School Inclusion Project Training

Wednesday 10 November 2021

Michael Etienne

Ollie Persey

Dan Rosenberg

Florence Cole

Shirin Hasan

Jenniffer Lewis

This webinar is brought to you by the Garden Court Chambers Education Team and their School Inclusion Project (SIP) partners Just for Kids Law.

Date: Wednesday 10 November 2021
Time: 5pm - 6.30pm
Venue: Online  
Areas of Law: Education Law , School Inclusion Project (SIP)

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The purpose of this training is to show what types of ‘school inclusion’ cases would be taken under each of the three most relevant contracts: education, discrimination and public, and what falls through the net and so Exceptional Case Funding (ECF) applies. 

This training will explain:

(i) How to make a good referral; and
(ii) what’s in scope for legal aid/ what might be covered by ECF.

The following topics will be covered:

  1. Financial eligibility for legal aid
  2. School inclusion/exclusion work that can be done under the following contracts:
    a. Education
    b. Discrimination
    c. Public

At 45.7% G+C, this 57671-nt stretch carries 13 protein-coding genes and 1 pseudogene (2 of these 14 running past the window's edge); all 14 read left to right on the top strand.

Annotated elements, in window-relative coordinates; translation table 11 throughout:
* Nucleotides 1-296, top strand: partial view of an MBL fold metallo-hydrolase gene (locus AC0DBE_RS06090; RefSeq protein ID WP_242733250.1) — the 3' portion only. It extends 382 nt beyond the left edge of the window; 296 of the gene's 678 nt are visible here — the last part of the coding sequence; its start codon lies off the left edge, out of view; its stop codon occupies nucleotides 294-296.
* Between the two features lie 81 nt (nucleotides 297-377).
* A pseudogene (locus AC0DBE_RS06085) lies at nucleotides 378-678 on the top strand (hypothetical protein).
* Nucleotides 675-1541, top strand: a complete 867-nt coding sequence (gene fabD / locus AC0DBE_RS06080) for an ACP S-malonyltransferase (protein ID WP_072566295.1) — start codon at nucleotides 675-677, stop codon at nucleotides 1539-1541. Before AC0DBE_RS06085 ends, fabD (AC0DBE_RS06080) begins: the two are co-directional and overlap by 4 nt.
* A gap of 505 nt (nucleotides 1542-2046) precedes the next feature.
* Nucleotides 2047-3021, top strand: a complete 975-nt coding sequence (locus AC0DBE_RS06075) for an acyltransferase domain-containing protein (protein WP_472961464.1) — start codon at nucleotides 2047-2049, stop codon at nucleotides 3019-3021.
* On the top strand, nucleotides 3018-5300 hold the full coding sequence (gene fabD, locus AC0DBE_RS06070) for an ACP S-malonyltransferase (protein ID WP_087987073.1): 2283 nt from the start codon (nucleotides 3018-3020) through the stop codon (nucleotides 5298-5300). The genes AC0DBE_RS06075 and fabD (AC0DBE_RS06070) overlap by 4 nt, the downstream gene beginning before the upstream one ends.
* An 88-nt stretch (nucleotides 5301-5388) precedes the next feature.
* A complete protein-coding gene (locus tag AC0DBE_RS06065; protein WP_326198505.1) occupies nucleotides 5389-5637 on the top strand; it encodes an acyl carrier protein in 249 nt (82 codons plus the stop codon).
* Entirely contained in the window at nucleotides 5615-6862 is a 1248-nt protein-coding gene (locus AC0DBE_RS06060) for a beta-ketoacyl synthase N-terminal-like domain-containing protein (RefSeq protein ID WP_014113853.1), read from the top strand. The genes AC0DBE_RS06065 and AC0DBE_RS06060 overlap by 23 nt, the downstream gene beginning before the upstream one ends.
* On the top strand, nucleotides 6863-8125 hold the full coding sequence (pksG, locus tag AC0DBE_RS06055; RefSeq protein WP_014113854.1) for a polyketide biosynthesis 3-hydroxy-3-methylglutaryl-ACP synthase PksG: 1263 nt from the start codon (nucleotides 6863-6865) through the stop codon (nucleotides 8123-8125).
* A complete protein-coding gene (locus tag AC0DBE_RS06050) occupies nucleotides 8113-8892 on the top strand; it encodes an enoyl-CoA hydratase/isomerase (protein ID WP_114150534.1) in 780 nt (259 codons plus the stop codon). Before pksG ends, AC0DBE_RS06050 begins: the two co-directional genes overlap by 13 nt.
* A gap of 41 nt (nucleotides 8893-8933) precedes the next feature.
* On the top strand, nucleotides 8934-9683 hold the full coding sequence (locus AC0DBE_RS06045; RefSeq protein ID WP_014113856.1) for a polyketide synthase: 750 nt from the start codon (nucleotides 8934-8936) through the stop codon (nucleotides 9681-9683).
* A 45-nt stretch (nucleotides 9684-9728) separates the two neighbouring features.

d. Claims against public authorities

  3. Exceptional Case Funding

  4. How to make an effective referral through SIP 




Michael Etienne, Barrister, Garden Court Chambers (Chair)
Michael is a public law and human rights barrister at Garden Court, with a focus on cases involving the State and issues of discrimination. He is an experienced Exclusion advocate, having represented a large number of children and their families in challenges to exclusion decisions before independent panels and the First-tier Tribunal (SEND) since 2016. In 2020, he was one of the nominees for Young Pro Bono Barrister of the Year, partly in recognition of his work representing excluded children, working with the Legal Team at Just For Kids Law. 

Michael has extensive experience in challenging decisions to permanently exclude children from school and has a particular concern about the implications of these decisions for the vulnerability of those who face exclusion. He has secured reconsideration and reinstatement of pupils, on a number of occasions. He is currently instructed for a claimant, who is a member of a pupil cohort at disproportionate risk of permanent exclusion, in a judicial review of a decision of a governing body to maintain an exclusion, having secured a recommendation from an IRP that the exclusion should be reconsidered. Permission was granted on the papers in September 2021 and expected to be heard at a final hearing in 2022.